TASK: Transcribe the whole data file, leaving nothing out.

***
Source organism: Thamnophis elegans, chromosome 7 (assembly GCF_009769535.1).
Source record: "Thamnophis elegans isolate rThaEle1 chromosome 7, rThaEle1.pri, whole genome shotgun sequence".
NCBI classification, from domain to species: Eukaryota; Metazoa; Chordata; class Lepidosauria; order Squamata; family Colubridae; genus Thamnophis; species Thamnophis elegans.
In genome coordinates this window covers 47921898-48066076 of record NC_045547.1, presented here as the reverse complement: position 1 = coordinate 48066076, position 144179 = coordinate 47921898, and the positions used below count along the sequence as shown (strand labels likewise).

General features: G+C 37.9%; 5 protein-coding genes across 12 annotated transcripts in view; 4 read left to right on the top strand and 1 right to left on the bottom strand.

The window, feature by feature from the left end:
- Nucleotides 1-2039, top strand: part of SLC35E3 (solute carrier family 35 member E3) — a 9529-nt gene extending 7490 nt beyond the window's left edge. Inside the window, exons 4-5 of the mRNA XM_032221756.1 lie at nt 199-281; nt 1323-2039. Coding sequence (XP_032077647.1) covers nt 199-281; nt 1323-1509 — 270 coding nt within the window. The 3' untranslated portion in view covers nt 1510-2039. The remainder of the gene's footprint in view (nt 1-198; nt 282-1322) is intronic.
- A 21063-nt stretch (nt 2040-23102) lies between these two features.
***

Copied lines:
Source organism: Thamnophis elegans, chromosome 7 (assembly GCF_009769535.1).
Source record: "Thamnophis elegans isolate rThaEle1 chromosome 7, rThaEle1.pri, whole genome shotgun sequence".
NCBI classification, from domain to species: Eukaryota; Metazoa; Chordata; class Lepidosauria; order Squamata; family Colubridae; genus Thamnophis; species Thamnophis elegans.
In genome coordinates this window covers 47921898-48066076 of record NC_045547.1, presented here as the reverse complement: position 1 = coordinate 48066076, position 144179 = coordinate 47921898, and the positions used below count along the sequence as shown (strand labels likewise).

General features: G+C 37.9%; 5 protein-coding genes across 12 annotated transcripts in view; 4 read left to right on the top strand and 1 right to left on the bottom strand.

The window, feature by feature from the left end:
- Nucleotides 1-2039, top strand: part of SLC35E3 (solute carrier family 35 member E3) — a 9529-nt gene extending 7490 nt beyond the window's left edge. Inside the window, exons 4-5 of the mRNA XM_032221756.1 lie at nt 199-281; nt 1323-2039. Coding sequence (XP_032077647.1) covers nt 199-281; nt 1323-1509 — 270 coding nt within the window. The 3' untranslated portion in view covers nt 1510-2039. The remainder of the gene's footprint in view (nt 1-198; nt 282-1322) is intronic.
- A 21063-nt stretch (nt 2040-23102) lies between these two features.